Java Development with Ant by Erik Hatcher, Steve Loughran, Matthew Robinson, Pavel Vorobiev, Sam Ruby (Foreword by)


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  • Pub. Date: August 2002
  • 672pp
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    Product Details

    • Pub. Date: August 2002
    • Publisher:Manning Publications Company
    • Format: Paperback, 672pp


    Encompassing Java-centric software project best practices for designing and automating build, test, and deployment processes using ANT, this book is written for developers using Java in large software projects and those who have reached the limits of classic IDE development systems. Benefiting developers who apply extreme programming methodology to Java projects, this resource provides detailed coverage of ANT and explains how to use it in large projects and extend it when needed. In addition to using ANT for Java applications, it includes discussions of servlets and J2EE applications, which cover the majority of Java development projects.


    The most widely used build tool for Java projects, Ant is cross-platform, extensible, simple, and fast. It scales from small personal projects to large, multi-team J2EE projects. And, most importantly, it's easy to learn. Java Development with Ant systematically explores what Ant can do and how to apply it to your project. Whether you are new to Ant or an experienced user, this book will show you powerful and creative uses for Ant. The book emphasizes basic concepts you need to know to effectively use Ant starting with Ant's XML-driven build process. It leads you step-by-step through everything you need to know to compile, test, package, and deploy an application. It then guides you through the maze of more complex situations common in larger projects such as enterprise Java applications and Web Services. With this book you will gain access to a powerful tool to automatically build, test and deploy your Java software, no matter how simple or complex it might be.

    A great resource for anyone wishing to learn how to integrate Ant into his personal set of best practices for software configuration management solutions.

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    Erik Hatcher, one of the original Lucene in Action authors, is a committer on the Ant, Lucene, and Tapestry open-source projects, and coauthor of Manning's award-winning Java Development with Ant.

    Steve Loughran has been an active user and developer of Ant since the year 2000, a committer on the project since 2001, and a member of the Apache Software Foundation since 2004. He regularly lectures on the problems of big-system builds, distributed testing, and deployment. He is a research scientist at Hewlett-Packard Laboratories in Bristol, UK.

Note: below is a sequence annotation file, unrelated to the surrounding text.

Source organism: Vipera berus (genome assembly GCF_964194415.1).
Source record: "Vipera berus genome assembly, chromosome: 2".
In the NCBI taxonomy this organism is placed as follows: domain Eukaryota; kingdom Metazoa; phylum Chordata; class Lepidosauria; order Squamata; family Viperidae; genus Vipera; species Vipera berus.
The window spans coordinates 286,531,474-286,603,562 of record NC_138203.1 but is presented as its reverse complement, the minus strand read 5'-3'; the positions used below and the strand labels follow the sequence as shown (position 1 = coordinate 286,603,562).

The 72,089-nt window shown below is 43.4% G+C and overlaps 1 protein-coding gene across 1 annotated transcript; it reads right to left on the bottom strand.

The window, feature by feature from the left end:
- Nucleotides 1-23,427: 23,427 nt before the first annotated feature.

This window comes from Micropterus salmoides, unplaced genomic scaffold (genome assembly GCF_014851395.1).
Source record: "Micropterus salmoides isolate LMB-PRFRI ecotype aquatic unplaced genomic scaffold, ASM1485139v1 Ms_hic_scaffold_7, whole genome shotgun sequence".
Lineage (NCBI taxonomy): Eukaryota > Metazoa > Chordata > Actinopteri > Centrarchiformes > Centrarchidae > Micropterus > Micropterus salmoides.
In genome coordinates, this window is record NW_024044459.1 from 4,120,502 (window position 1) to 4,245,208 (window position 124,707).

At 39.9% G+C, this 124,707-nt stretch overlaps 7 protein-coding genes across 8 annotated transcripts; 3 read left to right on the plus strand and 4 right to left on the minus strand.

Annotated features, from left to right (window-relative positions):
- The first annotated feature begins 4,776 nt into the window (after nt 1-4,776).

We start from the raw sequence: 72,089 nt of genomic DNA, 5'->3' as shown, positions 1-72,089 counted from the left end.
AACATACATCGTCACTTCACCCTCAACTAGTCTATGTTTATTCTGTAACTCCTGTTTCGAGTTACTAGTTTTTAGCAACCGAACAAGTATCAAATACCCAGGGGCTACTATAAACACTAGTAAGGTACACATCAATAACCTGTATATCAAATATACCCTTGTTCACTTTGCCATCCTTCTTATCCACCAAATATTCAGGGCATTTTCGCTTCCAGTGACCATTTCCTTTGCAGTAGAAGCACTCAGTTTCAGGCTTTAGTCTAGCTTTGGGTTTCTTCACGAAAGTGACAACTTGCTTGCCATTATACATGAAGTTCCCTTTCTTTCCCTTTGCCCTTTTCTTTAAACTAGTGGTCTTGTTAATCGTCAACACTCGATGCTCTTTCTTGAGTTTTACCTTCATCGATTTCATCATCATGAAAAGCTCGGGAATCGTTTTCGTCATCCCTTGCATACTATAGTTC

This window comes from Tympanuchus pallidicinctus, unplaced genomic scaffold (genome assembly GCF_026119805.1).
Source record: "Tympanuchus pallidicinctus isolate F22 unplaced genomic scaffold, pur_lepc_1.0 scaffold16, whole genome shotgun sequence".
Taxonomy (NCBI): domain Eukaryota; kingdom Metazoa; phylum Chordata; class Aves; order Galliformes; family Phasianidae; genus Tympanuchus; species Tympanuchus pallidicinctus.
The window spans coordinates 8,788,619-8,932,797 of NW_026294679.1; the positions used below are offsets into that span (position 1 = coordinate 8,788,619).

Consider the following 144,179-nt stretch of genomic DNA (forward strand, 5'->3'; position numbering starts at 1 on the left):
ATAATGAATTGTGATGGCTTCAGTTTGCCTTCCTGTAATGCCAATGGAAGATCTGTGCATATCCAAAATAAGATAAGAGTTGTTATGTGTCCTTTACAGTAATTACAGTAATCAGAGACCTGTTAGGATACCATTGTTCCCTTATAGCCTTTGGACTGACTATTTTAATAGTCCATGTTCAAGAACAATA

Robinson is the author of a monthly on-line column at the Swing Connection and works as an engineer for WebScope, Inc.

    Pavel Vorobiev has been a software developer for companies such as Right Works and Netfish Technologies where he was a senior software engineer and architect working on the design and development of procurement and B2Bi workflow software involving early-adopter XML standards, J2EE, and web services technologies. He was also a programmer analyst for Merrill Lynch. Pavel is the coauthor of JFC: Java Foundation Classes, Migrating from Java 1.0 to 1.1, The Java 1.1 Programmer's Reference, and The Official Netscape Java 1.1 Programming Book. He lives in San Leandro, California.

    Sam Ruby is a prominent software developer who is a co-chair of the W3C HTML Working Group and has made significant contributions to many of the Apache Software Foundation's open source software projects. He is a Senior Technical Staff Member in the Emerging Technologies Group of IBM.

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    Java Development with Antby Anonymous

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    August 23, 2002: First, I must disclose my bias: I am one of the authors. I'm also one of the Ant developers, and we wrote this book while Ant1.5 was being developed; you could argue both products evolved together.

    This book set out to fill in the gaps left in the on-line documentation, adding eight chapters to take beginners step by step through using ant to build, test and deploy projects. We are pretty rigorous about testing early on, and get into JUnit in a big way.

    The second section of the 600 page book, by and away the largest section, is how to apply Ant. Here we write up stuff that is on the leading edge of ant-based development: Xdoclet-based struts and EJB coding, Web Service development and testing, how to build and test JNI libaries, and other topics. We also have a chapter on setting up an automated process using third party Ant hosting tools, for a Continuous Integration process.

    One area Ant is good at is deployment, so we ended up devoting two whole chapters to the subject; one in each of the first two sections. If you want to get your Java code out to a server somewhere, you can learn a lot from our past experiences, and take on our suggestions as to how to do it right.

    The third and final section of the book shows how to extend ant through Java code. We don't go into as much depth there as is possible; in open source projects the whole source tree is there to be examined. We decided not to scare people with the gory details of how Ant works. Instead we give a broad introduction to how to write new Tasks, Selectors, Listeners and Filters; the extension mechanisms that ant offers for advanced users.

    We hope you like it. We had a lot of fun writing it!